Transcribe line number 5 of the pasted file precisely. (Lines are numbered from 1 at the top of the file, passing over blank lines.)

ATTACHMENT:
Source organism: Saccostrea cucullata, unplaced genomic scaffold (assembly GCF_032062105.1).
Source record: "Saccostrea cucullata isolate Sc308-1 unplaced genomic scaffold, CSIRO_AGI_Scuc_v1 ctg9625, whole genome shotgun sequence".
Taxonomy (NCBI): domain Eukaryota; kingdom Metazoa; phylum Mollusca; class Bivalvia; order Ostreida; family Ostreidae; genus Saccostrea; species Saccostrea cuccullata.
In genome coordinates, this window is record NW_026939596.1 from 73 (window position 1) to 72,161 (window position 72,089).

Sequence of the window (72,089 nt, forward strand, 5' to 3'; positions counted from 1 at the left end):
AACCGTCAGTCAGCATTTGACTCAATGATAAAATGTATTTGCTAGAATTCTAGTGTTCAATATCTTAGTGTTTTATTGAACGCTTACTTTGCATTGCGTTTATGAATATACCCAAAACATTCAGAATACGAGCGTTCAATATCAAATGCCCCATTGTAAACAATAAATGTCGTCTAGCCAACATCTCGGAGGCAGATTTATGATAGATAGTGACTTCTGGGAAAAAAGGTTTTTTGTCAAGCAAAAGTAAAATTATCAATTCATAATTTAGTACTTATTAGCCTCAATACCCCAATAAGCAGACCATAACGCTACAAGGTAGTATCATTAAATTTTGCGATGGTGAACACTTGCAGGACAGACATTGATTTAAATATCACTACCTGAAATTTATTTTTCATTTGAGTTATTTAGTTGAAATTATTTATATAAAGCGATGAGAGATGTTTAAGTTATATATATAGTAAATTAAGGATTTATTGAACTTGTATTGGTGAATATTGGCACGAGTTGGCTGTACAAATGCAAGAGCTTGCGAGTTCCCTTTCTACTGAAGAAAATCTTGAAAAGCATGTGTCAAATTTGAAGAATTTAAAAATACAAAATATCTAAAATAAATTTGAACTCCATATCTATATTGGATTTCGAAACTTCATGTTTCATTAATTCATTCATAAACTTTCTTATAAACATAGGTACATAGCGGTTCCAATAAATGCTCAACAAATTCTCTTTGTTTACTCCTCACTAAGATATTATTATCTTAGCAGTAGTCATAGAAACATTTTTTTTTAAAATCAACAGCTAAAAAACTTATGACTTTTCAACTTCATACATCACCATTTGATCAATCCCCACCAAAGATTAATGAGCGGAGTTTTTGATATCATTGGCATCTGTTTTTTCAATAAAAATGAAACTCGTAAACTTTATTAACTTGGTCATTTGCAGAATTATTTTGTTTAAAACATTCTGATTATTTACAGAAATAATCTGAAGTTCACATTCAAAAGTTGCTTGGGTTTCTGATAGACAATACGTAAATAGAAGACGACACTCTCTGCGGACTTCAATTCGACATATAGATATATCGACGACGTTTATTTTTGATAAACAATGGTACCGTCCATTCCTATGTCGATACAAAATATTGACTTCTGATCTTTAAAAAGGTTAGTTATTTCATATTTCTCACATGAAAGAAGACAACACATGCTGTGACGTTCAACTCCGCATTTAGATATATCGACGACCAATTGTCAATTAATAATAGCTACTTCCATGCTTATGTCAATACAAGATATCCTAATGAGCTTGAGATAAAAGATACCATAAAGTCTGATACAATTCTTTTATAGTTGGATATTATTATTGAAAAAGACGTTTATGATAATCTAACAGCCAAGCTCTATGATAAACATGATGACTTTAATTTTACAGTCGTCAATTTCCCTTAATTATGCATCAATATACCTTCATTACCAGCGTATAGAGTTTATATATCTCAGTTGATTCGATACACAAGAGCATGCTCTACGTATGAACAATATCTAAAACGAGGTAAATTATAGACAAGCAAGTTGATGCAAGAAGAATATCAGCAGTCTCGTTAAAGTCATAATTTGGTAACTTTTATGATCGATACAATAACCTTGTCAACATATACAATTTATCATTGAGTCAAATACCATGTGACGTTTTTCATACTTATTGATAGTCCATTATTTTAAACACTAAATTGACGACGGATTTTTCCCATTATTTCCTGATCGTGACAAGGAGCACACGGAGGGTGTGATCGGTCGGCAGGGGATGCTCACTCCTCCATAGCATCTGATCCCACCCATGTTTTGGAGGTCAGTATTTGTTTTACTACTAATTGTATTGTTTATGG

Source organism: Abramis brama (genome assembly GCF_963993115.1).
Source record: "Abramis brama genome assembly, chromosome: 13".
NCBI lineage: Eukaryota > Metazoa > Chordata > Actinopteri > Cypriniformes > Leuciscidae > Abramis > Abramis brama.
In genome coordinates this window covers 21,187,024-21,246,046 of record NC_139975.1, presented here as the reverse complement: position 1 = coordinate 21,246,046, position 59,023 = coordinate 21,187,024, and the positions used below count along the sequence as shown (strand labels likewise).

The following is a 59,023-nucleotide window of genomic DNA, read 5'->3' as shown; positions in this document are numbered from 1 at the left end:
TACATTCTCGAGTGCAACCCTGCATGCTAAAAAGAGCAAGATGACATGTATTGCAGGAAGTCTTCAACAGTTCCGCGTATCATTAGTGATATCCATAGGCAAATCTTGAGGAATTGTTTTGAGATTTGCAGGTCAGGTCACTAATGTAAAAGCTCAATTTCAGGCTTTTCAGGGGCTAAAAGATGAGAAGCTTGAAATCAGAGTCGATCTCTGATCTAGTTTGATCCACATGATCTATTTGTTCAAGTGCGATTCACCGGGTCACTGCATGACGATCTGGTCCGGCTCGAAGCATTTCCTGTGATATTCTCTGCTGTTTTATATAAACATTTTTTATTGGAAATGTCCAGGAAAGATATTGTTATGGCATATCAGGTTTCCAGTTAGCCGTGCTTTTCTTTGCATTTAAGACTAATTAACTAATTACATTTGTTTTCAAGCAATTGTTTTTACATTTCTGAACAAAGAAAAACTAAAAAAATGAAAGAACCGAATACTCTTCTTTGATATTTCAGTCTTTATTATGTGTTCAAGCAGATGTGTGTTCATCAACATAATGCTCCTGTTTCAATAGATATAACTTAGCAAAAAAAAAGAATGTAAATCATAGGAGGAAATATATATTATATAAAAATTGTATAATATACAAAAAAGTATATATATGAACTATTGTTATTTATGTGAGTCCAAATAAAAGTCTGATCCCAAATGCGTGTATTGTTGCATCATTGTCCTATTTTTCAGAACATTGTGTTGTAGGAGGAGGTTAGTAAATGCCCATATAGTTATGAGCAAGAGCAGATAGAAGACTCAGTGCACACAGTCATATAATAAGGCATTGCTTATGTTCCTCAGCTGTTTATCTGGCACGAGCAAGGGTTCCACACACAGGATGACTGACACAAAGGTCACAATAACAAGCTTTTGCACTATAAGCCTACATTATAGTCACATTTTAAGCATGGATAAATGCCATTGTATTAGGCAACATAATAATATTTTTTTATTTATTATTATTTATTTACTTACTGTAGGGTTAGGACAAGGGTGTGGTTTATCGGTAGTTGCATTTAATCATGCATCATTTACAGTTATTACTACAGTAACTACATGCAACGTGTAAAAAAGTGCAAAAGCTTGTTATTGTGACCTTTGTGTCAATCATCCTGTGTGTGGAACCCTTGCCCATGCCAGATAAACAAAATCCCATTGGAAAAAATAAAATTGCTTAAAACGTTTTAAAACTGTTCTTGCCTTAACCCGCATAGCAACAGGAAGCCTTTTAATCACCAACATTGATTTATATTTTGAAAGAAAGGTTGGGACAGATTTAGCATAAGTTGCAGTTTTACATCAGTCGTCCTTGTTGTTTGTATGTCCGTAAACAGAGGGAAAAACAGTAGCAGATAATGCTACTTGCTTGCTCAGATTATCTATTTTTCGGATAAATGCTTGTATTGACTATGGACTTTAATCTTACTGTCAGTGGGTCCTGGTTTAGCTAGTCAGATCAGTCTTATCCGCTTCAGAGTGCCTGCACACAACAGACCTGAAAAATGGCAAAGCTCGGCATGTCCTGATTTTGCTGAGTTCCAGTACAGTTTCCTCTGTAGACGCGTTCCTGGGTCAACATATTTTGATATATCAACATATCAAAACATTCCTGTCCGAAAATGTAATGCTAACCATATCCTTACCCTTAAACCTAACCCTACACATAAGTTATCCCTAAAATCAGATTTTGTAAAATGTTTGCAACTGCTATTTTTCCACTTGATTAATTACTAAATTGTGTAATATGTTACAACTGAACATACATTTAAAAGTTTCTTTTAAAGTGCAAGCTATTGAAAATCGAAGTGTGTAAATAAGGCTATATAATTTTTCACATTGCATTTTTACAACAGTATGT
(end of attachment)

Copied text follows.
Sequence of the window (72,089 nt, forward strand, 5' to 3'; positions counted from 1 at the left end):